Didactic Elegy — Ben Lerner


It is difficult to differentiate between the collapse of the towers
and the image of the towers collapsing.
The influence of images is often stronger than the influence of events,
as the film of Pollock painting is more influential than Pollock’s paintings.

But as it is repeated, the power of an image diminishes,
producing anxiety and a symbolic reinvestment.
The image may then be assigned value where there is none.
Can an image be heroic?

but an image may proclaim its distance from the event it ostensibly depicts,
that is, it may declare itself its own event,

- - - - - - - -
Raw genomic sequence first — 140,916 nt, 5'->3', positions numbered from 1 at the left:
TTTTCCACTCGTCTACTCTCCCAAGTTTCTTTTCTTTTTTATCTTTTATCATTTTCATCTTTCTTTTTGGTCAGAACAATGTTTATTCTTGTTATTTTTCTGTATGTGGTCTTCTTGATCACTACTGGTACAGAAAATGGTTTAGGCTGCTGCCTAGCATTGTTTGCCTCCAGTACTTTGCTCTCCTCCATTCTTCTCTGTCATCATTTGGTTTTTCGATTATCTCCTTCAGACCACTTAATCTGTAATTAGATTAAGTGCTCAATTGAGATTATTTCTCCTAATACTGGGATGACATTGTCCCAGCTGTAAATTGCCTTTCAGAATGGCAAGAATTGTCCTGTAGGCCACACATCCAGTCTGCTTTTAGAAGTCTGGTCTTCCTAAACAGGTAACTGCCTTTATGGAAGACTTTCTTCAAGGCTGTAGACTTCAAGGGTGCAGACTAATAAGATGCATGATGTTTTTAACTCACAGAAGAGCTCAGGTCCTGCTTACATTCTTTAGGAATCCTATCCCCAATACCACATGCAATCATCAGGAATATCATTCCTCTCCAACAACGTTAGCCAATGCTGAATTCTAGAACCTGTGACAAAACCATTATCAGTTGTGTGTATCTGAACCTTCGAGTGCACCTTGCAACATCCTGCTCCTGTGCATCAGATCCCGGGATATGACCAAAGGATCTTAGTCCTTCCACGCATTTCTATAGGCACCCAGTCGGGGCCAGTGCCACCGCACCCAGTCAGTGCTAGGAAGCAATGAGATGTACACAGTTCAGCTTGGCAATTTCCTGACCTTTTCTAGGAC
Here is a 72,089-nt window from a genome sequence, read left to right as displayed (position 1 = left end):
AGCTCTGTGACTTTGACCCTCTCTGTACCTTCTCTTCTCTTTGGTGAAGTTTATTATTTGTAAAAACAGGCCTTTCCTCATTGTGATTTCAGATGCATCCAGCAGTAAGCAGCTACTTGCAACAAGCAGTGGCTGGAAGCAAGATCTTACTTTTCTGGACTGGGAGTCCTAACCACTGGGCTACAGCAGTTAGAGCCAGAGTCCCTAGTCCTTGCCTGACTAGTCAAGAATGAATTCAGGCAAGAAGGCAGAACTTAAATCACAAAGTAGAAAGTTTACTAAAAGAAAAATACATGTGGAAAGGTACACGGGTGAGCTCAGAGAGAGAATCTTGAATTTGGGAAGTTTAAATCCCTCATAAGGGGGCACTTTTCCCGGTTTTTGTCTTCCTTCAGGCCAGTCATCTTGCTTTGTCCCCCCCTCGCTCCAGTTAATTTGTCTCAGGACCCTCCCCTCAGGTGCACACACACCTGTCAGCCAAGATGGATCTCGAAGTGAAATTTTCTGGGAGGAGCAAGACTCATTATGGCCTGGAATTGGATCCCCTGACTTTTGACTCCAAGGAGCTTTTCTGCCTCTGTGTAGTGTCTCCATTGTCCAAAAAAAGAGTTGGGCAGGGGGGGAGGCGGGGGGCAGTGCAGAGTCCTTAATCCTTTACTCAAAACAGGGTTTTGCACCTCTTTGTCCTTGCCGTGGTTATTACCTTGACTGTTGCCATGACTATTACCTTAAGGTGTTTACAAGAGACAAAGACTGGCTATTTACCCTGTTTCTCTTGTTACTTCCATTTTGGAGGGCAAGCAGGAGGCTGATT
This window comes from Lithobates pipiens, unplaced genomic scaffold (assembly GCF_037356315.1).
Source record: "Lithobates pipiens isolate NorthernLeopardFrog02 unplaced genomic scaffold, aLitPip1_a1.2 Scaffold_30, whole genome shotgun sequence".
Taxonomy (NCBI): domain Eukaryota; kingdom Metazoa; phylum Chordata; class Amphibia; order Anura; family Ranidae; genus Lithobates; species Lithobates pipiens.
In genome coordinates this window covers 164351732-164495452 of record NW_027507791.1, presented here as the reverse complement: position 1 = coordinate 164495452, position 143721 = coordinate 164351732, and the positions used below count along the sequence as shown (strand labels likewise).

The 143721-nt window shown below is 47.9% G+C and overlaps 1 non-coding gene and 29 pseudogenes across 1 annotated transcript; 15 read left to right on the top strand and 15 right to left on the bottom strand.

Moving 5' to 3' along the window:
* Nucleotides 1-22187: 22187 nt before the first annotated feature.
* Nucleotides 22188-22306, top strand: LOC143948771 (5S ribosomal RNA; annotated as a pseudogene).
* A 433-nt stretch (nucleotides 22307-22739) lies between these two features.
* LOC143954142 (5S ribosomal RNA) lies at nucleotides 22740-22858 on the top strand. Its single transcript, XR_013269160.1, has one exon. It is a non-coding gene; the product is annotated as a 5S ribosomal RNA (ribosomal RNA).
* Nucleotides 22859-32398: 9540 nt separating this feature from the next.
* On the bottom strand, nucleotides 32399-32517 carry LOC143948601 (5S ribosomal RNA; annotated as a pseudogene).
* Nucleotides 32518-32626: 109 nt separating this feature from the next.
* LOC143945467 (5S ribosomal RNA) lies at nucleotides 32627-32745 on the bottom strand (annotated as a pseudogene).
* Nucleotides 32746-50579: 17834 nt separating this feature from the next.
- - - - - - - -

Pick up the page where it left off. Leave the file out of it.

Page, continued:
and thereby ban all further investment.

The critic watches the image of the towers collapsing.
She remembers less and less about the towers collapsing
each time she watches the image of the towers collapsing.

The critic feels guilty viewing the image like a work of art,
but guilt here stems from an error of cognition,
as the critic fails to distinguish between an event
and the event of the event’s image.

The image of the towers collapsing is a work of art
and, like all works of art, may be rejected
for soiling that which it ostensibly depicts. As a general rule,
if a representation of the towers collapsing
may be repeated, it is unrealistic.


Typo — Issue Two